Trade secrets can be key to giving businesses an edge in their fields. Confidential techniques, formulas, recipes, and business practices, among other forms of commercially valuable information, can be kept as trade secrets. Keeping such information secret from competitors makes it valuable, and legislation such as the federal Uniform Trade Secrets Act (UTSA) and Defend Trade Secrets Act (DTSA) helps business owners protect against the misappropriation of proprietary information.
A case brought against Google, Inc. in October of last year, Attia et al. v. Google LLC et al., Case No. 5:17-cv-06037 (California Northern District Court), alleges that its misappropriation of small businesses’ trade secrets constitutes racketeering under the Racketeer Influenced and Corrupt Organizations (RICO) Act. The RICO Act was instituted to fight organized crime. Activities that constitute racketeering include embezzlement, kidnapping, slavery, money laundering, extortion, dealing in controlled substances, and theft, among many other crimes. Defendants can be prosecuted under RICO for engaging in such activities two or more times and for being involved with criminal enterprises affecting interstate or foreign commerce. In this case, Google is being charged with racketeering because of its allegedly repeated misappropriation of proprietary information from small companies.
Eli Attia is the inventor of Engineered Architecture, a technology which uses low-cost, efficient, and sustainable methods to construct buildings. It includes designs for hundreds of modular blocks that can be used to assemble buildings in “any and every conceivable form,” notes Attia in the February 17, 2015, edition of The Verge (“The Moonshot that Missed” by Russell Brandom). Google offered to partner with Attia, and after both parties executed a Non-Disclosure Agreement (NDA), Attia shared many of his trade secrets with Google. Google X—Google’s research-and-development facility, which has worked on projects from self-driving cars to internet access balloons—then used this information to develop a software system that would implement EA technology and called the project Project Genie. However, Attia claims that the Genie team at Google soon pushed him out by claiming to shut down the project while continuing to develop and promote it through a new company called Flux Factory.
Attia later filed an amended complaint on July 24, 2017, to add racketeering charges upon finding six other instances in which Google was accused of similarly misappropriating others’ trade secrets. This complaint argues that Google’s actions follow a pattern: “1) seek out inventors; 2) promise such inventors that Google will invest in, partner with and/or seek to acquire a license for any proprietary inventions of the investor; 3) sign a nondisclosure agreement (NDA) with inventors; 4) upon inducing inventors to reveal trade secrets and other confidential information, Google disregards the NDA and misappropriates the trade secrets; and 5) Google then subsequently attempts to box-out the victim inventors from the market by filing numerous patent applications, which result in the unauthorized disclosure of the inventors’ trade secrets and the subsequent granting of a monopoly on the technology by the issuance of the patent. Where no NDA is required, Google has simply copied and criminally stole other inventors’ copyrights.”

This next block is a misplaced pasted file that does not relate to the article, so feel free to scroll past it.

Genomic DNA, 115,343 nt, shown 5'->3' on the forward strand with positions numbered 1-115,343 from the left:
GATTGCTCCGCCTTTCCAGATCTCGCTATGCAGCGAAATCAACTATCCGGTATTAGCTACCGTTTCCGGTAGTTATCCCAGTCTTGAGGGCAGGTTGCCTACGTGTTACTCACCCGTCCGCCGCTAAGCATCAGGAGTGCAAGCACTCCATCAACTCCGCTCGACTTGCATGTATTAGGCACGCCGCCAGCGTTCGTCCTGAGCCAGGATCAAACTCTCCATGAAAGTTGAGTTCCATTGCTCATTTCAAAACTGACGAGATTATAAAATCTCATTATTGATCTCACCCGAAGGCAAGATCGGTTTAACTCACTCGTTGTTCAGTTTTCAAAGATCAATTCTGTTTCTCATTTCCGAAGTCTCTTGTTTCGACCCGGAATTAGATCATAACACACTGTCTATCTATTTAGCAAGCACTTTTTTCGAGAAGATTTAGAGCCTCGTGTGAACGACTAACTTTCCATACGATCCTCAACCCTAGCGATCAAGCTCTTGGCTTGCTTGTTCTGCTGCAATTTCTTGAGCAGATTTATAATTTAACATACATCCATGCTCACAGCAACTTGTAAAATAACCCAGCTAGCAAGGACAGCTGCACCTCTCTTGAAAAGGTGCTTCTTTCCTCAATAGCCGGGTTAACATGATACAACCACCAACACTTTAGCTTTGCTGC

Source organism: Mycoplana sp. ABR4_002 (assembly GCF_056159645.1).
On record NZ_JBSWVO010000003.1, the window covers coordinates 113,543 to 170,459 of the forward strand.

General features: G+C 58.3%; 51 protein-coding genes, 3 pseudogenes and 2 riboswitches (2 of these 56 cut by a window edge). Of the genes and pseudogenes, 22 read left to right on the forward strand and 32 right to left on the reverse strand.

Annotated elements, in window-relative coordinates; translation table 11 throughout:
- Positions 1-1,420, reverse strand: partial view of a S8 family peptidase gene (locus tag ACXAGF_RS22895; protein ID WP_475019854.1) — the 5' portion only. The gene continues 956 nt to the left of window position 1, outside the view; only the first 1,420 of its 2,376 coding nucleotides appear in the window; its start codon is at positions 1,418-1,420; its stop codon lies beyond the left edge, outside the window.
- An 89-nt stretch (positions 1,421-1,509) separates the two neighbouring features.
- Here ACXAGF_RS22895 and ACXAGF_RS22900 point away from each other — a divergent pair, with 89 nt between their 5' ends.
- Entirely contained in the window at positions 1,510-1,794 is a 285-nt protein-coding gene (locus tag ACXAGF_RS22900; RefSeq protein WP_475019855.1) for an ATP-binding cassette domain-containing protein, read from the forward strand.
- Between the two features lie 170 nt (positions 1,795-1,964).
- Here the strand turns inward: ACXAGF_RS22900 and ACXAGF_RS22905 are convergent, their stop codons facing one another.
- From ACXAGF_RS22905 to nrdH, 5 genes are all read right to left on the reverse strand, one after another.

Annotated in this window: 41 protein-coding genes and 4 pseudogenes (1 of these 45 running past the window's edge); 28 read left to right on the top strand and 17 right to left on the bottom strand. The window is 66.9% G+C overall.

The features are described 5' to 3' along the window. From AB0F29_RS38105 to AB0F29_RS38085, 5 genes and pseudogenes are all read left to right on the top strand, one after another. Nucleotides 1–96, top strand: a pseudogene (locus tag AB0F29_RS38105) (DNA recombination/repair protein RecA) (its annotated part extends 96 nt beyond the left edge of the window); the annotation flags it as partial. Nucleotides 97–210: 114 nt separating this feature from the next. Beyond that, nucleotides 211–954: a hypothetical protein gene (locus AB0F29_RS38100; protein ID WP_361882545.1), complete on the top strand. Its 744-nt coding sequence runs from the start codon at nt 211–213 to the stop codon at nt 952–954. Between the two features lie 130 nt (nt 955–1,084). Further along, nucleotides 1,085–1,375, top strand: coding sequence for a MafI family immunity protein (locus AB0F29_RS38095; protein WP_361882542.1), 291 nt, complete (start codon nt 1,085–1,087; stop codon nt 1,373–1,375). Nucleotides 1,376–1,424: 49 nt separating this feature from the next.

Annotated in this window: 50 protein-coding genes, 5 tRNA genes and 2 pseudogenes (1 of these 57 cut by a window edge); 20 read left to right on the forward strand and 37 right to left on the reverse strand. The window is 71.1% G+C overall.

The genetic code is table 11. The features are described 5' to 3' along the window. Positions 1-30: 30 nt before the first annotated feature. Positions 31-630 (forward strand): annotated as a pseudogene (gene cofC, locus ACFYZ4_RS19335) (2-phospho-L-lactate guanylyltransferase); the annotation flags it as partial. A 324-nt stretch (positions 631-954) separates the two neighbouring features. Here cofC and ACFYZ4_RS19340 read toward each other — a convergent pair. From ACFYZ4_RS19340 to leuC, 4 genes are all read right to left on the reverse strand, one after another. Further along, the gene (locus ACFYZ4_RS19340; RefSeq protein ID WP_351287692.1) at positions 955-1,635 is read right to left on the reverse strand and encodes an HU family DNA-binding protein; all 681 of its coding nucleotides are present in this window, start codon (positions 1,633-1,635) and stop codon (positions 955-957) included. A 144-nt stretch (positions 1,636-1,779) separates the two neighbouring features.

The other incidents the complaint cites include the cases VSL Communications, LTD v. Google, Inc., et al., Space Data Corp. v. X, Alphabet, Inc., et al., and PayPal, Inc., et al. v. Google, Inc., et al. Some of these suits do not yet have rulings, but in the Space Data case, for example, the court ruled that Space Data has the rights to intellectual property that Google used in its Project Loon, which was Google X’s internet access balloon project. The complaint alleges that Google has continued to use Space Data’s trade secrets for Project Loon, despite the court ruling.
Given Google’s history of involvement in trade secret misappropriation lawsuits filed by smaller companies, its business practices appear questionable. But whether these practices constitute not only misappropriation but the more serious crime of racketeering, as well, will be determined when Attia’s case goes to trial this September.